James Island was once an area full of nationwide chains and fast food joints with a few hidden gems known only to longtime locals.
Not any more. Now there are more options than ever for residents and visitors featuring new food and beverage spots outside of the peninsula from new concepts like rotisserie chicken joint El Pollo Guapo, Point Break Coffee & Drive-Thru, and Wisconsin Meat & Cheese on Folly Road to the expansion of existing local businesses such as Millers All Day and Huriyali. Mount Pleasant’s highly touted Pakistani restaurant Malika Canteen is also joining the James Island crowd March 8 at Charleston Pour House.
“It snowballs,” said Brian Piesner, owner of Coastal Crust and Coastal Snack Bar. “If somebody’s doing well, bringing in nice clientele and is supported, it’s like, ‘Oh yeah, we can open down the road and probably do well there.’ ”
While gourmet pizza restaurant Coastal Crust expanded to James Island from Mount Pleasant three years ago, Piesner and company opened a brand new concept, Coastal Snack Bar, in mid-January less than two miles down the street on Harbor View Road.
“Now that we opened the Snack Bar,” he said, “I feel like the shift of excitement is going to be like, ‘Man, what’s going on over there?’ Now all of a sudden, this little pocket of town has some options.”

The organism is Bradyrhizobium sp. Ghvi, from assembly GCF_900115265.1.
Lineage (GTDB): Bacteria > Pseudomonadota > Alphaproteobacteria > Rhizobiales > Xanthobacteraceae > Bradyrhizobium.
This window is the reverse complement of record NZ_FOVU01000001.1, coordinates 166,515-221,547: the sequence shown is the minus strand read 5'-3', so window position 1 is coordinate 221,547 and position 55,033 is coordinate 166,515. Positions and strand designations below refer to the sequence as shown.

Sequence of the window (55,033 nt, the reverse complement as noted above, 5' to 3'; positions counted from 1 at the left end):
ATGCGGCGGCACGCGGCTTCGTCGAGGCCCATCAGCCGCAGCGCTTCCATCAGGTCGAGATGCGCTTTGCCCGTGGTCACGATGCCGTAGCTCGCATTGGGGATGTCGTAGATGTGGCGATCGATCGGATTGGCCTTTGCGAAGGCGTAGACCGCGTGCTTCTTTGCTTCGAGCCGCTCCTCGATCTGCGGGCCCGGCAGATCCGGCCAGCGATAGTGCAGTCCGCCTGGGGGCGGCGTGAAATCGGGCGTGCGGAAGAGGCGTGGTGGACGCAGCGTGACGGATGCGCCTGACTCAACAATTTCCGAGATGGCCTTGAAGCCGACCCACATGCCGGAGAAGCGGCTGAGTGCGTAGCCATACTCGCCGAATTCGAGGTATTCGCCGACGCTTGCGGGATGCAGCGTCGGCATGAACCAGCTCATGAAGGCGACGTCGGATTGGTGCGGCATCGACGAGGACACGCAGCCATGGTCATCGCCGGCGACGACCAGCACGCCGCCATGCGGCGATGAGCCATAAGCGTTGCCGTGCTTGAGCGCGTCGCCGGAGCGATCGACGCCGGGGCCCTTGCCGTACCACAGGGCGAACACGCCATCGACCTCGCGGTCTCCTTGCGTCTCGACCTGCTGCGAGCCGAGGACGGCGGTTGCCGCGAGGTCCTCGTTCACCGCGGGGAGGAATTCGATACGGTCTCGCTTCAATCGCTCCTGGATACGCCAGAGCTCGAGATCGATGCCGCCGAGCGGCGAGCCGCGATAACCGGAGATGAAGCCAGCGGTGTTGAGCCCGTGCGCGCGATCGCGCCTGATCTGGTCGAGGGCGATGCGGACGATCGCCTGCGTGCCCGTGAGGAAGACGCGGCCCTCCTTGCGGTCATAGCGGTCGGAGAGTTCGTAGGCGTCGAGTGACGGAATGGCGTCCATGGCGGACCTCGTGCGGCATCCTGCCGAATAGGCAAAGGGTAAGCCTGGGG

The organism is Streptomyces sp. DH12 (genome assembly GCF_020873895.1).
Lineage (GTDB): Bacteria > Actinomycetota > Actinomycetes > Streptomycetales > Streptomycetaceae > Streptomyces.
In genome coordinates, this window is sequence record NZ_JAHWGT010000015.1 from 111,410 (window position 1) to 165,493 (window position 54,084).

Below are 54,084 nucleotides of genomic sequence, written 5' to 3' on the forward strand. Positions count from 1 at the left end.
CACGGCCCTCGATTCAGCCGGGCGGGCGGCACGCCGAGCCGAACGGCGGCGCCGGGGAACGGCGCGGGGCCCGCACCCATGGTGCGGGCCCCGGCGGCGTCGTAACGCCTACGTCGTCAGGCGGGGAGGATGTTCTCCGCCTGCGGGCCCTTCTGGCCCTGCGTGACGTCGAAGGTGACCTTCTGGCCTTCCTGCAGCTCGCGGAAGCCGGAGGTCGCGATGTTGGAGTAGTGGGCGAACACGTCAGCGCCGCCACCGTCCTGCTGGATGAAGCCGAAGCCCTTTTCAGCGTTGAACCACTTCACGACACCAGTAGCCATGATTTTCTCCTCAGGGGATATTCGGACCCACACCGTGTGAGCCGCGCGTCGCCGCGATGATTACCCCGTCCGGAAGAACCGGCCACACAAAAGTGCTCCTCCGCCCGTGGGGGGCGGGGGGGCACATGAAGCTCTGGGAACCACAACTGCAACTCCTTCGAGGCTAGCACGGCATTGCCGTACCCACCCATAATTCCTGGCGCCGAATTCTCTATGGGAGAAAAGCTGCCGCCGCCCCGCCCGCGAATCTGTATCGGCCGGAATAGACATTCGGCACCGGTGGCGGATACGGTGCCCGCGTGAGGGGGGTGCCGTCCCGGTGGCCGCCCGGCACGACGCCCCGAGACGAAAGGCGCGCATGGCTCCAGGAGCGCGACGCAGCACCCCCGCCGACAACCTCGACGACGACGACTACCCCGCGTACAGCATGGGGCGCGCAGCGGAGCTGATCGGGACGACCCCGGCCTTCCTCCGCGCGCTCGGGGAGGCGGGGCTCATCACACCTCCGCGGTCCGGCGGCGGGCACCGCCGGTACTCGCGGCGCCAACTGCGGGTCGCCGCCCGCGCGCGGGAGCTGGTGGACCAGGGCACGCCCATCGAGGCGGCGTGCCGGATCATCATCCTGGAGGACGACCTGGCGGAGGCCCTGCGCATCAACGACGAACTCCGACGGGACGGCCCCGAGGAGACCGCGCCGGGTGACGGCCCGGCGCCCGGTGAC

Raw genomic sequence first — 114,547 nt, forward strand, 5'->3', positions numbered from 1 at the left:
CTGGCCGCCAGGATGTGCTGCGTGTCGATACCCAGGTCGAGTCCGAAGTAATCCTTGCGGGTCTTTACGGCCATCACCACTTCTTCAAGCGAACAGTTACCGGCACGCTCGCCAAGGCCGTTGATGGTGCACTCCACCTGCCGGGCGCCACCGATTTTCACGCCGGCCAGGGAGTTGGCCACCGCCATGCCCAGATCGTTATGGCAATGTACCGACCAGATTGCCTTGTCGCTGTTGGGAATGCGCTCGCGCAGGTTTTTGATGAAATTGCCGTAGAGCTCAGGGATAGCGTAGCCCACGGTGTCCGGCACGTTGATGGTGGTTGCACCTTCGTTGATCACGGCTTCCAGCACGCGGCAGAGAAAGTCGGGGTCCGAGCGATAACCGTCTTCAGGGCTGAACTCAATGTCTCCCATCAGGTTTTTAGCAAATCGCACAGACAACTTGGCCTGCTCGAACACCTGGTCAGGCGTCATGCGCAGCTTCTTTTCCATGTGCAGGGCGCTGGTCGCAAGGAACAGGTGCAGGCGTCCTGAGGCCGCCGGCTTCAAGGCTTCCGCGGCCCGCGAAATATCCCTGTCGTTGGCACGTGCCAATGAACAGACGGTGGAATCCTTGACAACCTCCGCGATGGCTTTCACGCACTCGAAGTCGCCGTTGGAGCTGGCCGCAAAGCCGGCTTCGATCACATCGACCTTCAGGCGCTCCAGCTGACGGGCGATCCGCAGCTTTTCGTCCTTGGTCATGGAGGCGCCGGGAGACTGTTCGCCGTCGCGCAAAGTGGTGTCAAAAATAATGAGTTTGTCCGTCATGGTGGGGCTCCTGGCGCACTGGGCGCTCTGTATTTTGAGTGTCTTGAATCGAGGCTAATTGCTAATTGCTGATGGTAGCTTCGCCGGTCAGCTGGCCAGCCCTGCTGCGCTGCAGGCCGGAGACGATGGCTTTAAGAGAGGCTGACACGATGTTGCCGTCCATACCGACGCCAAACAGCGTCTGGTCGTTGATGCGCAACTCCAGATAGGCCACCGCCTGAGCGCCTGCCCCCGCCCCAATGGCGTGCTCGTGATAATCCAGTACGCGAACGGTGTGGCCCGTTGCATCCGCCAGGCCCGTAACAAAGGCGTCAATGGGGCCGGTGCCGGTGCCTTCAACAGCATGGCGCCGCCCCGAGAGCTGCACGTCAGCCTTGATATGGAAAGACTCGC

Coastal Snack Bar brings the same quality of food as Coastal Crust, but with a Caribbean island twist. It offers dishes like a blackened fish sandwich with citrus slaw and mahi mahi or a pecan gorgonzola salad for a healthy balance of sweet, spice, bitter and acid.
Like Coastal Crust, other existing establishments have joined the island. Millers All Day opened a second location in the Terrace Plaza on Maybank Highway in September, following the opening of My Father’s Moustache on the same street in August. West Ashley coffee spot Highfalutin set up shop just a few doors down from Coastal Crust while downtown coffee spot Huriyali opened its second location on Wappoo Drive.
Nate Thurston, co-owner of the popular downtown brunch spot Millers All Day said he realized that while the original location is a hot destination, especially for tourists, there was a need for a place on James Island that is focused on residents. If you’ve driven down King Street toward Broad Street, chances are you’ve seen the line outside of Millers All Day.